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1,500 items of plastic, 425 drinks bottles and 180 cotton buds... the appalling tally of litter on every kilometre of beach


Litter and plastic strewn across the beach at St John’s Point in Co Down

Litter and plastic strewn across the beach at St John’s Point in Co Down

Stark statistics: Chris Allen

Stark statistics: Chris Allen

Litter and plastic strewn across the beach at St John’s Point in Co Down

More than 5,000 pieces of litter line every kilometre of beach in Northern Ireland, a shock study has found.

The disturbing survey by the environmental charity Keep Northern Ireland Beautiful highlighted an increase in the amount of rubbish discarded on our beaches in 2015.

On average, across the 14 beaches studied, 1,500 pieces of plastic, 425 plastic drinks bottles and 180 cotton buds per kilometre were counted.

The findings were made in a three-year study, when the charity counted the number of pieces of litter found on beaches across the province.

The assessment focused on 14 reference beaches, including Lough Foyle and Carlingford Lough, and found that the 2015 results were the worst yet.

The beaches where most litter was found were next to our three fishing harbours, although, according to the survey, most of the rubbish was not directly related to fishing.

Chris Allen, who managed the survey, said: "These are pretty stark figures. This report suggests that more litter is being dumped on our beaches, not less. Setting aside the dangers to wildlife, much of our country's economic prosperity is based on our natural heritage, and we are just trashing it.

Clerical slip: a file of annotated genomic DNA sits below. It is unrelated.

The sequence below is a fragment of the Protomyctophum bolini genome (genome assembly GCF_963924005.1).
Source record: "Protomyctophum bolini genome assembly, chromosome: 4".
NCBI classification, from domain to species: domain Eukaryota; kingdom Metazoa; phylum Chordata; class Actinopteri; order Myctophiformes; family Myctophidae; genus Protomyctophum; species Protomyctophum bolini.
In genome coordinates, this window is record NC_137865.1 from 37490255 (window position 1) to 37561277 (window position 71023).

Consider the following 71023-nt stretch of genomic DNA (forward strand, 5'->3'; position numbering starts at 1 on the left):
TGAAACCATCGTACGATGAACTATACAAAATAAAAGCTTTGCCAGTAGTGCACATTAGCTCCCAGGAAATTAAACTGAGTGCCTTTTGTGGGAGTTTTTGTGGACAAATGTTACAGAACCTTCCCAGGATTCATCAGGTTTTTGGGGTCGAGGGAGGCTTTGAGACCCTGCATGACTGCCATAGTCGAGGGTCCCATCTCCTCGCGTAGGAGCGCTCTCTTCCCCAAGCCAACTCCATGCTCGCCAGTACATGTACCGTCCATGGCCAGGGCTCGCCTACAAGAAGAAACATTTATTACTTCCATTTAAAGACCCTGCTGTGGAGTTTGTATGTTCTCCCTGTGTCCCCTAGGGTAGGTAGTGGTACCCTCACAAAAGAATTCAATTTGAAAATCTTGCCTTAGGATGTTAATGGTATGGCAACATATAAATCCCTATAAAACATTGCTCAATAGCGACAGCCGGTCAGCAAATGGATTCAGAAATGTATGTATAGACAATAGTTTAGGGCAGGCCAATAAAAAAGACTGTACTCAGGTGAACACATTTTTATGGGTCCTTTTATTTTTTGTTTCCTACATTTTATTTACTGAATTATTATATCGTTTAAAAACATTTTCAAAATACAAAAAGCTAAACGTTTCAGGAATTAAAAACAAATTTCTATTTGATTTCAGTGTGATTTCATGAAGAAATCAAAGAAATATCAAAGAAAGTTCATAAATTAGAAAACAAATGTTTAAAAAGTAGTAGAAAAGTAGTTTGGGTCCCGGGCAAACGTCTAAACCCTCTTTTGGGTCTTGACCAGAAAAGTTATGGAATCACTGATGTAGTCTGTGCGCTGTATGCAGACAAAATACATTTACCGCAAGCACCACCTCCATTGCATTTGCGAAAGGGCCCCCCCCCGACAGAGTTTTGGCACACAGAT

"We have world-class beaches in this country. They fly Blue Flags for excellent facilities; they set the scene for enormously successful TV shows; tens of thousands of visitors come to enjoy them, but they are frequently covered in a load of plastic bottles, crisp packets and bits of string. Would you come back? Would you bring your friends?"

Mr Allen added: "Winter storms dumped tonnes of litter onto some beaches overnight, suggesting there is a huge reservoir of litter already in the sea, and we are just adding to it. We must come to terms with the damage we are doing to our own health and prosperity by dropping litter.

"Through volunteering programmes such as Live Here Love Here and Coast Care the people of Northern Ireland have demonstrated their appetite to be involved in and make a positive change to the places they enjoy. We support that, and we as a society should encourage it at every opportunity."

Keep Northern Ireland Beautiful is an environmental charity that aims to inspire people to take responsibility for creating cleaner, greener and more sustainable communities.

The charity reports that well over 3,000 hours were volunteered by people keen to improve their local beach and protect its wildlife, which resulted in almost 15.5 tonnes of litter being removed. The effect of the carrier bag levy is also starting to be seen, with no rise in the number of bags despite the growth in litter overall.

The figures were collected as part of a European requirement to monitor the amount and impact of litter in the sea, where it kills wildlife and damages boats.

Under EU legislation, the UK must have Good Environmental Status (GES) in its seas by 2020. GES is defined by 11 descriptors including the requirement that litter is at levels where it does not cause harm to the coastal and marine environments.

Belfast Telegraph